By Mike O’Cull
St. Louis blues guitarist, vocalist, and songwriter Jeremiah Johnson delivers an amazing and highly entertaining new album called Heavens To Betsy to his ever-expanding fanbase on February 14th, 2020 via Ruf Records. The record puts Johnson’s love for old-school songcraft at the center of the action and contains a seemingly endless series of memorable tracks, which are enhanced by his considerable vocal and instrumental skills. Produced by Pete Matthews, Heavens To Betsy veers away from the hard blues of Johnson’s previous efforts and instead embraces a Southern Rock aesthetic focused on tightly-written songs performed by an excellent band. Johnson consciously set out to make a different record this time and his artistic experiment turned into a smashing success.
Johnson is a fiery guitarist and singer with a trio of superb blues albums under his belt, including his last release, Straightjacket, that rose to Number Six on the Billboard Blues Albums Chart. He’s justifiably proud of his back catalogue but, like all successful artists, is always thinking about what he should do next. His roots are in blues-influenced Southern Rock, so coming back full-circle to that type of sound was a natural and probably inevitable destination. The spirit of the American South is present in every note and lyric on Heavens To Betsy and Johnson invokes it with love and respect. Tracked at the High/Low Recording Studio in Memphis, Tennessee, the record is a song-centered masterpiece that presents listeners with the boldest tunes of Johnson’s career.
“White Lightning” starts the set with an Allman-esque guitar intro but turns into a dose of lyrical realism spoken by a hard-scrabble Southern farmer with “kids to feed and bills to pay.” It’s a song about doing whatever it takes to get by powered by some intense wah-colored guitar playing and the hot saxophone of Frank Bauer. Sax isn’t as common in rock and roll as it once was and Bauer’s presence in this lineup gives it a sound that sets Johnson’s songs apart from the guitar-heavy bands so prevalent in the roots and blues scene.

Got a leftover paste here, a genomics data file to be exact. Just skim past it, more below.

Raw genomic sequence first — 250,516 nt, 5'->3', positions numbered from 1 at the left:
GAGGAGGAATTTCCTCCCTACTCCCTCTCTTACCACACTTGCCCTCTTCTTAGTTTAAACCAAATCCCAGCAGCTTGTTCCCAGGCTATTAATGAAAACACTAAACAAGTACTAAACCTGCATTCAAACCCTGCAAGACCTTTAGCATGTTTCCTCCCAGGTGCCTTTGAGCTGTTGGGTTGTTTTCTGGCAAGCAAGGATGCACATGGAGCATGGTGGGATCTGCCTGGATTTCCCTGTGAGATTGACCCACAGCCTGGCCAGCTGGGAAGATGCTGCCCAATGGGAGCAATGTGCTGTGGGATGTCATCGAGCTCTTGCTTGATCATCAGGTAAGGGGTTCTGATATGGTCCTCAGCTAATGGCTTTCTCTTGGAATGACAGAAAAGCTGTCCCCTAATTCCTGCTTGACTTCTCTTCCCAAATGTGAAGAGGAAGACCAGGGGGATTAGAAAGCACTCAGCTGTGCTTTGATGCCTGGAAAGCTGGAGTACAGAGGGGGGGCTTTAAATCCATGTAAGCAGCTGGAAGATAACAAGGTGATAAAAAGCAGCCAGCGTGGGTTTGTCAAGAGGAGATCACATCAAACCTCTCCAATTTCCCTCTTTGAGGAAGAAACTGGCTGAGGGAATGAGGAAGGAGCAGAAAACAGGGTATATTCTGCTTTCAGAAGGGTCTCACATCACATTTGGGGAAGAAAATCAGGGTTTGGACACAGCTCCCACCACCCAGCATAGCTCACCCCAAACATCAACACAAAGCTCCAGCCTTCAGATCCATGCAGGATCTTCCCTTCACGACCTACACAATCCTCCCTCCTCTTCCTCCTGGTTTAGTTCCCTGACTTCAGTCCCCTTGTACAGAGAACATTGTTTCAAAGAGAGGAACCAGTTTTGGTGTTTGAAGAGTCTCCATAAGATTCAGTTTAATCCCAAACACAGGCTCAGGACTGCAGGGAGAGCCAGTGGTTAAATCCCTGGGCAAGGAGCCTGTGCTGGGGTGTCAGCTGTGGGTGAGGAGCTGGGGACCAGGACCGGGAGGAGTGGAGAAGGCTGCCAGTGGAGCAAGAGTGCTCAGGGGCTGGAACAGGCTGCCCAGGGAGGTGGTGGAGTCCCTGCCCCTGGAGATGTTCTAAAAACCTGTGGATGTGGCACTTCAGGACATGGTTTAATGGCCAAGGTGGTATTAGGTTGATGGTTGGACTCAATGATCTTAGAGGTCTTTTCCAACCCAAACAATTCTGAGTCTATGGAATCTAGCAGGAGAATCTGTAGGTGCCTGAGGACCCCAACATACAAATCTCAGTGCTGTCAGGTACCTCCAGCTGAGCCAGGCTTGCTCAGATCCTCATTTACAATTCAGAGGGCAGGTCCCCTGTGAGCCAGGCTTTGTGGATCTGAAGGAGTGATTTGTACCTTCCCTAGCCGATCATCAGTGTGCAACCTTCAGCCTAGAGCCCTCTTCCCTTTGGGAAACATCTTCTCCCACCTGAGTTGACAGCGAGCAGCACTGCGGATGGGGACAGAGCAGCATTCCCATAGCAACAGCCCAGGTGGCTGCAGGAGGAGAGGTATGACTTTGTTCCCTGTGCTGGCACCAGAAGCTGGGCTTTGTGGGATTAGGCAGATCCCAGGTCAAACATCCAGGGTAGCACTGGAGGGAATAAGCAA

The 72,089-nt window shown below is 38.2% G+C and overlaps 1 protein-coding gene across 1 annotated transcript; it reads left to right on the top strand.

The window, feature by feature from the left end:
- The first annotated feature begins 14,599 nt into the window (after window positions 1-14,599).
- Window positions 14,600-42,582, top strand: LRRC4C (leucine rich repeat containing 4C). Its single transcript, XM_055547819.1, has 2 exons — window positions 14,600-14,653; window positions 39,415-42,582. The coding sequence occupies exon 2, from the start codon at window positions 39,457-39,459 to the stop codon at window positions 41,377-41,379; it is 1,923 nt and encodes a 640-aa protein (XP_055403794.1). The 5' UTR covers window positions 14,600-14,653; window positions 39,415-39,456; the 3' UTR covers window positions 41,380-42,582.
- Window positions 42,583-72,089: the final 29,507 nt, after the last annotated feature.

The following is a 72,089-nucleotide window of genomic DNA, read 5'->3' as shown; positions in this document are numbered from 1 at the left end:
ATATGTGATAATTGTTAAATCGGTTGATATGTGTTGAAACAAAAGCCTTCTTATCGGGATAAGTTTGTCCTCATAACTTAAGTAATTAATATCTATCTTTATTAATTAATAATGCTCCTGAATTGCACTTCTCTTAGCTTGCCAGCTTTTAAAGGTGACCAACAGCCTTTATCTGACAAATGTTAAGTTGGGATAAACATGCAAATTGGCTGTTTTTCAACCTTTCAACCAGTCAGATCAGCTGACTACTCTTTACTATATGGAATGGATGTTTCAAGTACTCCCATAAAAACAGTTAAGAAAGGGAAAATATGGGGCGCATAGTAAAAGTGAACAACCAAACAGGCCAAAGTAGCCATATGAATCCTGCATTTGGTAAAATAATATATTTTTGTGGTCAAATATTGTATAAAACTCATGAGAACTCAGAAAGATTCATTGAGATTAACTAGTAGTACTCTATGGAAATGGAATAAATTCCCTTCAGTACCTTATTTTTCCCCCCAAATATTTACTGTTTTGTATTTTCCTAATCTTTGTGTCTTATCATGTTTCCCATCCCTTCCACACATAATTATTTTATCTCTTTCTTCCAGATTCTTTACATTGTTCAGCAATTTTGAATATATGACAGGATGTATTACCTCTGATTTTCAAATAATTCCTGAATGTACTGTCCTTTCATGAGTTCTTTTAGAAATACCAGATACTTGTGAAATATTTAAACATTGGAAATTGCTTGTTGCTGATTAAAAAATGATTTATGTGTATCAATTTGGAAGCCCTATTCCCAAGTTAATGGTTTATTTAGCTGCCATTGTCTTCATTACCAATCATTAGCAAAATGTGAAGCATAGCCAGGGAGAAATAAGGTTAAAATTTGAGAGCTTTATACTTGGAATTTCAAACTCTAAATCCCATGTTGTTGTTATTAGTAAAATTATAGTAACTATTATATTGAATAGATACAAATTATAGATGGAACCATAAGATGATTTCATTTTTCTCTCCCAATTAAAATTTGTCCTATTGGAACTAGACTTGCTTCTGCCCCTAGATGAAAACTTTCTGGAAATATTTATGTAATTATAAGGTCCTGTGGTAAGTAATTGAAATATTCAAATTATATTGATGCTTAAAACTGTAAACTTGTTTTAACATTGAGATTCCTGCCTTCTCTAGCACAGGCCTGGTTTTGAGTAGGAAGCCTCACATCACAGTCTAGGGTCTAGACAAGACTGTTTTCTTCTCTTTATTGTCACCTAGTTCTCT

“Tornado” is a funky rocker dedicated to a young lady whose temperament resembles the violent, unpredictable weather phenomenon of the song’s title. The guitar and sax interactions here are once again a welcome treat on this tale of a lover who is “one part beauty and ten-fold pain.” Johnson gives equal weight to his lyrics and his playing, which makes this cut and the entire record so much more than another jam band fandango. “Leo Stone” is uplifting country track Johnson describes as being “about the overwhelming joy I had while my fiancée was in the final stages of her pregnancy” and is named after the new boy child she brought into the world. It’s a heartfelt, genuine moment that shows Johnson’s true self to his fans while still packing a knockout chorus and a fine guitar break.
The hot-rod roadhouse bliss of “Preacher’s Daughter” is a deep-cut Easter Egg that’ll reward all those who still listen to albums all the way through. It’s got hints of jump blues and 50s-style rock and roll that will ignite any dancefloor in the land and an a cappella gospel breakdown that’s just too much fun. It’s a gem of a song that will make you curious about what other wonders Johnson has in his notebook. Heavens To Betsy is jam-packed with moments like this, a fact that proves the decision to keep the record focused on songwriting was the proper course of action. Jeremiah Johnson can play and sing as well as anyone out there but it’s his songs that will keep you coming back for more. This is a fine release from a large talent. Don’t miss it.
Jeremiah Johnson Online